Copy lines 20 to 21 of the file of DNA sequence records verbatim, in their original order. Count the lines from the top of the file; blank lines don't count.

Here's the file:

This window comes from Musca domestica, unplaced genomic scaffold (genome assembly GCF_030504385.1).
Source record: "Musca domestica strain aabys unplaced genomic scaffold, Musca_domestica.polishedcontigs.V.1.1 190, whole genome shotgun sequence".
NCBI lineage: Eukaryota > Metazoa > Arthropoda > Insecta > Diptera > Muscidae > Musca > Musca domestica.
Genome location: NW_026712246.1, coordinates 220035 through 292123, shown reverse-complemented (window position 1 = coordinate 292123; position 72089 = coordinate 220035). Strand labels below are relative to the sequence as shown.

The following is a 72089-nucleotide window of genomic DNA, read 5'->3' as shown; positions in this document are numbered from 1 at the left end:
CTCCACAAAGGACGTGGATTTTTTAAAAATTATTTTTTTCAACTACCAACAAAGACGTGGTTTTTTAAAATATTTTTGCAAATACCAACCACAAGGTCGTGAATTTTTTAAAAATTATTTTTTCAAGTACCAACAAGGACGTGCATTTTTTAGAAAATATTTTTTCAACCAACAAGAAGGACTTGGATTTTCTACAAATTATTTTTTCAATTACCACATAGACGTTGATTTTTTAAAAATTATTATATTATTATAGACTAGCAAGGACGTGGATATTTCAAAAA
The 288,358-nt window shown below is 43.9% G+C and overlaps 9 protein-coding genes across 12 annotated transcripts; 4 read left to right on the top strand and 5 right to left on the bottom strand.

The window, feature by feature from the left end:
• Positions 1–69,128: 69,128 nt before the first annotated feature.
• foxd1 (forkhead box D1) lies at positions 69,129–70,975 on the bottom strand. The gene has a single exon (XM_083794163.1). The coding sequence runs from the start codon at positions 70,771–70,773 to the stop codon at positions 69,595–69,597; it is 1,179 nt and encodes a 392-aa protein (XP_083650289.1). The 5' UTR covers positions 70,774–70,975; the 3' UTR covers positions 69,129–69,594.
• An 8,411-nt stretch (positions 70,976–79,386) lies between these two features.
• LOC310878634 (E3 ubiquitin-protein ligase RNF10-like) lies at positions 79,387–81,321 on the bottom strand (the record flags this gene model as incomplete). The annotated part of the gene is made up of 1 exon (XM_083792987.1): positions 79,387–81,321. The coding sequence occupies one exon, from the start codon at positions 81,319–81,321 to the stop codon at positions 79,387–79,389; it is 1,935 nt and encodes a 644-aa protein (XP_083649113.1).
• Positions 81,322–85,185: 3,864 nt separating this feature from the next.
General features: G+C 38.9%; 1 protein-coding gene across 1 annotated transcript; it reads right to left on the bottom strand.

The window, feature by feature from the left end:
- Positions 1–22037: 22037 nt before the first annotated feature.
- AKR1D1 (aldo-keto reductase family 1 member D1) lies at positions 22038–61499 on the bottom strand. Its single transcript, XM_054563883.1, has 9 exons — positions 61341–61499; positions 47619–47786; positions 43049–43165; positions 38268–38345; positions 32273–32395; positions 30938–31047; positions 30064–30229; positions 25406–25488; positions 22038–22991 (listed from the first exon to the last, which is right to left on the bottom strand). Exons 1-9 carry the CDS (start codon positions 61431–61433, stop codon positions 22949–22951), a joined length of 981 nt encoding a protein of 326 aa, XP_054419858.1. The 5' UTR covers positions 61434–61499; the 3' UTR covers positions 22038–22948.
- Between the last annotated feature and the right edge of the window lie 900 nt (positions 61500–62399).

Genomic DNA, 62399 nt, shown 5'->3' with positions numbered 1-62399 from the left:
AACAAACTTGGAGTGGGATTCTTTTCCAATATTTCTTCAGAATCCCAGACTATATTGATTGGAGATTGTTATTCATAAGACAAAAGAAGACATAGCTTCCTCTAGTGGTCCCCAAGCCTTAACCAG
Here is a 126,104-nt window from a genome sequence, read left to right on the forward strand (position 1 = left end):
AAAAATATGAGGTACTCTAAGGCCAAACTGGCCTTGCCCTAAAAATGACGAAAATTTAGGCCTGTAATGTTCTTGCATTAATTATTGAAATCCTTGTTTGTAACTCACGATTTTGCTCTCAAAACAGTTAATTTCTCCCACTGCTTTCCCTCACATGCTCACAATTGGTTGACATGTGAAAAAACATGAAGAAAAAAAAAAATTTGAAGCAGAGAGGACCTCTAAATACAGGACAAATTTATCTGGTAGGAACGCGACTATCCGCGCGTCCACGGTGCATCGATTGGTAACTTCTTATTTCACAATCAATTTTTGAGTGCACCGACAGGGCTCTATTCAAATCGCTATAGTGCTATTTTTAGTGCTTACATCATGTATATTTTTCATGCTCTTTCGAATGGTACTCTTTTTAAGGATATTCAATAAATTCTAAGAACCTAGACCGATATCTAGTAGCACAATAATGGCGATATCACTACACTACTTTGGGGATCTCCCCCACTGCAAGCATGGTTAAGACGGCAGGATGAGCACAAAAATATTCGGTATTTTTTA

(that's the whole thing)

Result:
AACAAACTTGGAGTGGGATTCTTTTCCAATATTTCTTCAGAATCCCAGACTATATTGATTGGAGATTGTTATTCATAAGACAAAAGAAGACATAGCTTCCTCTAGTGGTCCCCAAGCCTTAACCAG
Here is a 126,104-nt window from a genome sequence, read left to right on the forward strand (position 1 = left end):